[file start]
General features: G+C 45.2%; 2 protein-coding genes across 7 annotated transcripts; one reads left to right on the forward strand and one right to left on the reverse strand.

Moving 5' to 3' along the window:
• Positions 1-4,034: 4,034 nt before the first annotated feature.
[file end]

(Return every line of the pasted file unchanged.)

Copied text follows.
General features: G+C 45.2%; 2 protein-coding genes across 7 annotated transcripts; one reads left to right on the forward strand and one right to left on the reverse strand.

Moving 5' to 3' along the window:
• Positions 1-4,034: 4,034 nt before the first annotated feature.